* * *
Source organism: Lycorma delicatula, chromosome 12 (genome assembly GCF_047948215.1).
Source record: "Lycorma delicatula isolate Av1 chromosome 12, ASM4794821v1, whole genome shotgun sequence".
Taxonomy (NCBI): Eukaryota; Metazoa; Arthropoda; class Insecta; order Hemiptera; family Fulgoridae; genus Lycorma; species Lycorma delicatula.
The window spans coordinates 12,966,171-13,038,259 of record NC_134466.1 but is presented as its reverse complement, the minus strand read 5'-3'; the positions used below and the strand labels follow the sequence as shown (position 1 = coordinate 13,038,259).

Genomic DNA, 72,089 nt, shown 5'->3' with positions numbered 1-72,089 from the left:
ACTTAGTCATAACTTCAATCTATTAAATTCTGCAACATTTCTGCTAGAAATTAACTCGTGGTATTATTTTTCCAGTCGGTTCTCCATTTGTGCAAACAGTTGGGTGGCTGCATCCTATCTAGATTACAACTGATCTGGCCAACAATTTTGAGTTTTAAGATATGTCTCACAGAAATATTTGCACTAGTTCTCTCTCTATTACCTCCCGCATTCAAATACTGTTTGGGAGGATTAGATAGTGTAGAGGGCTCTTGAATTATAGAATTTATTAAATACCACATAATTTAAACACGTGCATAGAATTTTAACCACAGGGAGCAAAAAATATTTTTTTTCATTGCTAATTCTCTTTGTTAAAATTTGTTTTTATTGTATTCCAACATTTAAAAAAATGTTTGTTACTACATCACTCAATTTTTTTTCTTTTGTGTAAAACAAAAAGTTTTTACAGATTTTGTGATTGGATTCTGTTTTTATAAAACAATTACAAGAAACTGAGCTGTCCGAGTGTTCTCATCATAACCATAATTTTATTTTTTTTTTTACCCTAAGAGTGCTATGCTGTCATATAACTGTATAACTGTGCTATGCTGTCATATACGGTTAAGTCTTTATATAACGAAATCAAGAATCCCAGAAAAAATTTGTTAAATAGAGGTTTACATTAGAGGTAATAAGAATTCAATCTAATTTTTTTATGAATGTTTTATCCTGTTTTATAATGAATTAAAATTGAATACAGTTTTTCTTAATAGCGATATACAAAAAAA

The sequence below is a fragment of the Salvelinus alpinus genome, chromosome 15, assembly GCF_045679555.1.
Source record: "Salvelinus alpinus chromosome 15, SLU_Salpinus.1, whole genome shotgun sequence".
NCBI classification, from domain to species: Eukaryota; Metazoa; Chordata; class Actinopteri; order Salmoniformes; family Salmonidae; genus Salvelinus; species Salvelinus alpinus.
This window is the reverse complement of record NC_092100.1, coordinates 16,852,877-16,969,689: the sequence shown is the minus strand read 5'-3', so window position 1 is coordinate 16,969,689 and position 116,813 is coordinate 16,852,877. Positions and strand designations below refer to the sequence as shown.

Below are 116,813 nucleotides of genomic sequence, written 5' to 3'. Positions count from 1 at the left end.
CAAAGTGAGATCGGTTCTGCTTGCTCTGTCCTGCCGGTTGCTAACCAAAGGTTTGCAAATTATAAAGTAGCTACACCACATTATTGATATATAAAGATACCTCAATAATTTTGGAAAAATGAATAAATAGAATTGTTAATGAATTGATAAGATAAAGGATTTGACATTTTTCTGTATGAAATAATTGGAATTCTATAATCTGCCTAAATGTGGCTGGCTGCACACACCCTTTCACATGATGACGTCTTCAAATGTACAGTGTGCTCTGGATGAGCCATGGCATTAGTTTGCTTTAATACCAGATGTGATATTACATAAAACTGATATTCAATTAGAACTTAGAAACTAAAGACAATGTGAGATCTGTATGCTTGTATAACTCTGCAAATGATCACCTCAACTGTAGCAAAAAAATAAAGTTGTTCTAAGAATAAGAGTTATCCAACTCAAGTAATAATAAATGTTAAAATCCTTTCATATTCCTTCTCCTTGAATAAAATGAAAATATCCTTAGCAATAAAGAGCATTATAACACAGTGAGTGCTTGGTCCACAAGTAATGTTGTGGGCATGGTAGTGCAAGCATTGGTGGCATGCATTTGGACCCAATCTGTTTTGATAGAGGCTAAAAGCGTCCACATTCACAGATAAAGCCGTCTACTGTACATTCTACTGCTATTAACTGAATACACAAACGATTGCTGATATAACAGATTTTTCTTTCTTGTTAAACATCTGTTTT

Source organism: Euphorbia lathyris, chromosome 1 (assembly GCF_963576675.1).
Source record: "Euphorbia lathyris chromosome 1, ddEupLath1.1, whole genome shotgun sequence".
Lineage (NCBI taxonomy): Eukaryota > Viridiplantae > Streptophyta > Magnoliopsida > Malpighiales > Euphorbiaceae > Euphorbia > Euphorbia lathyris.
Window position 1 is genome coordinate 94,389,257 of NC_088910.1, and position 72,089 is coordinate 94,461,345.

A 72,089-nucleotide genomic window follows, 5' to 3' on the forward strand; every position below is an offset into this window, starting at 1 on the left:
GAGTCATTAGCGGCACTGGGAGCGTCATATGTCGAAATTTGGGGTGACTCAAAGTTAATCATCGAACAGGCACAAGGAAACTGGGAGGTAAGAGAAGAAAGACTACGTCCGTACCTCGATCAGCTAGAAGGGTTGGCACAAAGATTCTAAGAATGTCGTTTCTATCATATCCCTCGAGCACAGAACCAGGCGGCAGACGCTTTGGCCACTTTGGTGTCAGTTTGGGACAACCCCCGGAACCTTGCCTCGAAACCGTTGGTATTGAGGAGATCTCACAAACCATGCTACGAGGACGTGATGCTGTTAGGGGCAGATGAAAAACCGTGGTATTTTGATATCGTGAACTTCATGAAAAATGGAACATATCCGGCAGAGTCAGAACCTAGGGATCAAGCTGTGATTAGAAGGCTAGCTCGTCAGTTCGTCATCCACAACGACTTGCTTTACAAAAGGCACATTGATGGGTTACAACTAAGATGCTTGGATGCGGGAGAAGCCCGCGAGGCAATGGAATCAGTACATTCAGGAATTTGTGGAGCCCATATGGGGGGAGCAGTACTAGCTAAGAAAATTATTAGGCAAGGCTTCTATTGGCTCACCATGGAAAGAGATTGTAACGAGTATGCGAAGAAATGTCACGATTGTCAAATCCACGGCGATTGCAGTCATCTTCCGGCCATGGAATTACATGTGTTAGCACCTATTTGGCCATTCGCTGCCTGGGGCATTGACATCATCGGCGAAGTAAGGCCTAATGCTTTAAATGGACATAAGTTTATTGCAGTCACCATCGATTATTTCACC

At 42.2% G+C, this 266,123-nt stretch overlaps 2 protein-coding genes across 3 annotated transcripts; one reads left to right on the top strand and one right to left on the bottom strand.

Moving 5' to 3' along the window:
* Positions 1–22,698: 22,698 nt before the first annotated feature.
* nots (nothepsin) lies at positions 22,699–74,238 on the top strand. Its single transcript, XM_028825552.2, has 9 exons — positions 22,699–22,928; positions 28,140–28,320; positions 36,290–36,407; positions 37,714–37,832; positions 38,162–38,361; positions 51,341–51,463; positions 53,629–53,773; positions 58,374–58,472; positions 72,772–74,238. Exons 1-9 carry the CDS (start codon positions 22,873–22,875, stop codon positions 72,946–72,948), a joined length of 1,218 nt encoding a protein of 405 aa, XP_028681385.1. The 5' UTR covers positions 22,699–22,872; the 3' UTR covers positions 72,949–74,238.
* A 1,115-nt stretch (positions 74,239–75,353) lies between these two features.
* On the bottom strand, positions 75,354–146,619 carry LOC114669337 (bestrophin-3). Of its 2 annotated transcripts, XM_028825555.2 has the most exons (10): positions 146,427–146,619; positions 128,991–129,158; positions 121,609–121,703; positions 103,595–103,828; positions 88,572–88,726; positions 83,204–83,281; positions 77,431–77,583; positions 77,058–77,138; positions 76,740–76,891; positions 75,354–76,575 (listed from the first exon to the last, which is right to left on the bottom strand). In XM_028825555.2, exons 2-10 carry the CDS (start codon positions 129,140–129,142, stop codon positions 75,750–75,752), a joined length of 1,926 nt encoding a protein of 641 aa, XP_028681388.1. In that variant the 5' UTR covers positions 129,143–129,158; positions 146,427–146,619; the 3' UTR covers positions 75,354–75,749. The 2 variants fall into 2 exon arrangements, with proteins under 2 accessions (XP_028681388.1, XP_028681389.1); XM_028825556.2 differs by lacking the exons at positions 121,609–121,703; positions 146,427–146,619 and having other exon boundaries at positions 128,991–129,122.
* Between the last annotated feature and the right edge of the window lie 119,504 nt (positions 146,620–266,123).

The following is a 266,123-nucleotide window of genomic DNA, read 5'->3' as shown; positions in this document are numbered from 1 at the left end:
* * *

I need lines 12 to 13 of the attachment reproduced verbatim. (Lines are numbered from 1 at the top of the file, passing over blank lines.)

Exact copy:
CAAAGTGAGATCGGTTCTGCTTGCTCTGTCCTGCCGGTTGCTAACCAAAGGTTTGCAAATTATAAAGTAGCTACACCACATTATTGATATATAAAGATACCTCAATAATTTTGGAAAAATGAATAAATAGAATTGTTAATGAATTGATAAGATAAAGGATTTGACATTTTTCTGTATGAAATAATTGGAATTCTATAATCTGCCTAAATGTGGCTGGCTGCACACACCCTTTCACATGATGACGTCTTCAAATGTACAGTGTGCTCTGGATGAGCCATGGCATTAGTTTGCTTTAATACCAGATGTGATATTACATAAAACTGATATTCAATTAGAACTTAGAAACTAAAGACAATGTGAGATCTGTATGCTTGTATAACTCTGCAAATGATCACCTCAACTGTAGCAAAAAAATAAAGTTGTTCTAAGAATAAGAGTTATCCAACTCAAGTAATAATAAATGTTAAAATCCTTTCATATTCCTTCTCCTTGAATAAAATGAAAATATCCTTAGCAATAAAGAGCATTATAACACAGTGAGTGCTTGGTCCACAAGTAATGTTGTGGGCATGGTAGTGCAAGCATTGGTGGCATGCATTTGGACCCAATCTGTTTTGATAGAGGCTAAAAGCGTCCACATTCACAGATAAAGCCGTCTACTGTACATTCTACTGCTATTAACTGAATACACAAACGATTGCTGATATAACAGATTTTTCTTTCTTGTTAAACATCTGTTTT

Source organism: Euphorbia lathyris, chromosome 1 (assembly GCF_963576675.1).